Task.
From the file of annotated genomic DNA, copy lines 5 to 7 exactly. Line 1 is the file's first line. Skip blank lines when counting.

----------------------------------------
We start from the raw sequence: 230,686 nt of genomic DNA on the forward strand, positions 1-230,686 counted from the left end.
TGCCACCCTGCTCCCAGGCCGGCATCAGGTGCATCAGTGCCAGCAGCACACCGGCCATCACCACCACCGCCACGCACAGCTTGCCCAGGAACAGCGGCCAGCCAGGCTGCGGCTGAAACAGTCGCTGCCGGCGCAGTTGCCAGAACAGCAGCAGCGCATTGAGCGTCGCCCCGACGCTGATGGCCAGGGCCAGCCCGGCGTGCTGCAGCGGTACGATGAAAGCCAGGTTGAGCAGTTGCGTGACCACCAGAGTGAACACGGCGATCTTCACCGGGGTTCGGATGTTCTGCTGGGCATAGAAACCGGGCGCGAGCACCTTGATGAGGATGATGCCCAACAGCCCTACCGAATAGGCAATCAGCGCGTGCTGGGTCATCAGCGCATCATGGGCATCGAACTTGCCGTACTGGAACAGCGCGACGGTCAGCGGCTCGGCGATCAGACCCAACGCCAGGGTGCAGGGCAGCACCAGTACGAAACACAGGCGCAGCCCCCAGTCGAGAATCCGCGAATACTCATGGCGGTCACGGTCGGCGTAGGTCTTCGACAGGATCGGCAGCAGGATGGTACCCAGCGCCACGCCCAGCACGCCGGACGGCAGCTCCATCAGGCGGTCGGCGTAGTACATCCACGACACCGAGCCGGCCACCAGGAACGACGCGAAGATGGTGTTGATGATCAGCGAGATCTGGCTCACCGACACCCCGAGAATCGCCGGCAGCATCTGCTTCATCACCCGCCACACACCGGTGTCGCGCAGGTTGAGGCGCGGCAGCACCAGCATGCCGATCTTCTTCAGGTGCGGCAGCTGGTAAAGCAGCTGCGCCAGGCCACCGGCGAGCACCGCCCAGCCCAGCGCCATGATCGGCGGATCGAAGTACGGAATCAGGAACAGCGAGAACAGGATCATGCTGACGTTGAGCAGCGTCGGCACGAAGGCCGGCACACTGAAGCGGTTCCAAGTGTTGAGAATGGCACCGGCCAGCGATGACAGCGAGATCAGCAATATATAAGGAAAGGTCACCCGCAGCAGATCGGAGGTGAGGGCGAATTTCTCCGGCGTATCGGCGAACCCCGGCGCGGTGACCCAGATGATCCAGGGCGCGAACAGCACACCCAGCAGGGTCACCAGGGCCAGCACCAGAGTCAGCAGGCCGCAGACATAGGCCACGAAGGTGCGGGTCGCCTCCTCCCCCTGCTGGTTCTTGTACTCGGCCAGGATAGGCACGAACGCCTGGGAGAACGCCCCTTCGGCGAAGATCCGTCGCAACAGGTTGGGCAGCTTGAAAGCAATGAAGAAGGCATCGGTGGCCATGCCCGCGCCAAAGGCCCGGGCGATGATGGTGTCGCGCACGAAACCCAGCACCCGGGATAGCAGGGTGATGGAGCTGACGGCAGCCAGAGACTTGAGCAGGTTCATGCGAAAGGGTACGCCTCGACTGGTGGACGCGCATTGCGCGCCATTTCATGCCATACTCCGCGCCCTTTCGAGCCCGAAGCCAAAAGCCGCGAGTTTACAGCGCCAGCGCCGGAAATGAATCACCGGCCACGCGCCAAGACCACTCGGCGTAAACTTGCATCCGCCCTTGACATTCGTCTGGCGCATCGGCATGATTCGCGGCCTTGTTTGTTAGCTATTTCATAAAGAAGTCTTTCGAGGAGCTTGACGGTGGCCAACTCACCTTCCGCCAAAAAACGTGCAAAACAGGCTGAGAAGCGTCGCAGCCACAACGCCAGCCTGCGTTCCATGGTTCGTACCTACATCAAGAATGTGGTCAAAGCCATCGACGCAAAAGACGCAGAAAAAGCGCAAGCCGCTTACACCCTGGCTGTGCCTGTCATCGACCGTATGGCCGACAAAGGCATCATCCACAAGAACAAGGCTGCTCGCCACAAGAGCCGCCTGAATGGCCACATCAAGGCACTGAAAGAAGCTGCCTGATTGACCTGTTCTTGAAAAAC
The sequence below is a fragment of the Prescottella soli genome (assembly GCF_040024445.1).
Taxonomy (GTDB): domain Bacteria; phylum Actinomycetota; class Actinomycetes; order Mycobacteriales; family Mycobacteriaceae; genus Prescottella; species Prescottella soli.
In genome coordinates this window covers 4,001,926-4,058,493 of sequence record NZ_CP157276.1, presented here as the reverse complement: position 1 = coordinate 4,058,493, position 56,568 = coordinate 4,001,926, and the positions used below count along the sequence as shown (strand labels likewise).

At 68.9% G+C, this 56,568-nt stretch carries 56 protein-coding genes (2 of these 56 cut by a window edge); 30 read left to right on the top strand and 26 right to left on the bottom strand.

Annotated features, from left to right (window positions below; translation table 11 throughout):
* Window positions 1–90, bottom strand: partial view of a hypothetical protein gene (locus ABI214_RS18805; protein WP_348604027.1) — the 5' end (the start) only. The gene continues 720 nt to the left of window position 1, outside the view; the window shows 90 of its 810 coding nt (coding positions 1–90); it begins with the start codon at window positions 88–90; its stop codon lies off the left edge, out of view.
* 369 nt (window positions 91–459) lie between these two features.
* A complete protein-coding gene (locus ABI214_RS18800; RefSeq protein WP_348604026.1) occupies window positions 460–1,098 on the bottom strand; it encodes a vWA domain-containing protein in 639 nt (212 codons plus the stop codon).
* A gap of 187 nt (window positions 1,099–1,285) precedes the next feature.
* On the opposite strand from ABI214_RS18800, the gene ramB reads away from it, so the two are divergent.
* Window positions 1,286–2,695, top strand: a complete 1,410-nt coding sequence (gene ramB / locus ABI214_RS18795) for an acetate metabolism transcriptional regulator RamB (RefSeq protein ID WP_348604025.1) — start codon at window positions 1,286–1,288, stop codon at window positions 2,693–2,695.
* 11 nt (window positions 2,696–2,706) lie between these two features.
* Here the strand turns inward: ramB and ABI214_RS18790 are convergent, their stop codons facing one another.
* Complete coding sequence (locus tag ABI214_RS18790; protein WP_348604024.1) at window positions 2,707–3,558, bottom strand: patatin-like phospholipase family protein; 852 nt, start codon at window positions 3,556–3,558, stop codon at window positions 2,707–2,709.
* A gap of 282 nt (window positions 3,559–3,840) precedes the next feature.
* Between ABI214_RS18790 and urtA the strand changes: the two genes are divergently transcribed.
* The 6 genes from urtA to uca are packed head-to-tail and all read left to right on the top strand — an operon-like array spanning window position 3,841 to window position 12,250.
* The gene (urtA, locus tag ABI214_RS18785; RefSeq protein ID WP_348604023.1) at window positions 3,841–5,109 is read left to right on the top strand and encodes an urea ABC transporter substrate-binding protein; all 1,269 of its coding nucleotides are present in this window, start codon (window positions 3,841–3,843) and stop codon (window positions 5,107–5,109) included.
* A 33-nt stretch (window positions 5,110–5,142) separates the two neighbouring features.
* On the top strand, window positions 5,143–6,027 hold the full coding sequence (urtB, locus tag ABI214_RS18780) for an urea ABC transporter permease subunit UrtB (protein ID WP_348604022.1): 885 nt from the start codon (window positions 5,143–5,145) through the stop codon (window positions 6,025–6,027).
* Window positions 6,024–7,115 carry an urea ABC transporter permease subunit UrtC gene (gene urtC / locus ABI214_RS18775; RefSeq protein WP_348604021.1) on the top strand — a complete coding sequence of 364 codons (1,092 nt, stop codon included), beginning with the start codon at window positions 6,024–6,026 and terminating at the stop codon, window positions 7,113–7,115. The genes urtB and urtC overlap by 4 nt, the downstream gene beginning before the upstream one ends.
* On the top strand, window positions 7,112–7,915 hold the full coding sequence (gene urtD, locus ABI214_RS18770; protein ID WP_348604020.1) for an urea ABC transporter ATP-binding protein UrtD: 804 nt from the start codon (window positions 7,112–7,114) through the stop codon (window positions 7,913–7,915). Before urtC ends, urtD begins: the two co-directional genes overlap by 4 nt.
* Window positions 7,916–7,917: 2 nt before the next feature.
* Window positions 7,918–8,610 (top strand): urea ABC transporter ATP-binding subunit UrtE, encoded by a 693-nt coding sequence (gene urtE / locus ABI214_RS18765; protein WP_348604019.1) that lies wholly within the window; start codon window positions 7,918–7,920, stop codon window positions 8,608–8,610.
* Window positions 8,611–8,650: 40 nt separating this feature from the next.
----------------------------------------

In genome coordinates this window covers 4,001,926-4,058,493 of sequence record NZ_CP157276.1, presented here as the reverse complement: position 1 = coordinate 4,058,493, position 56,568 = coordinate 4,001,926, and the positions used below count along the sequence as shown (strand labels likewise).

At 68.9% G+C, this 56,568-nt stretch carries 56 protein-coding genes (2 of these 56 cut by a window edge); 30 read left to right on the top strand and 26 right to left on the bottom strand.

Annotated features, from left to right (window positions below; translation table 11 throughout):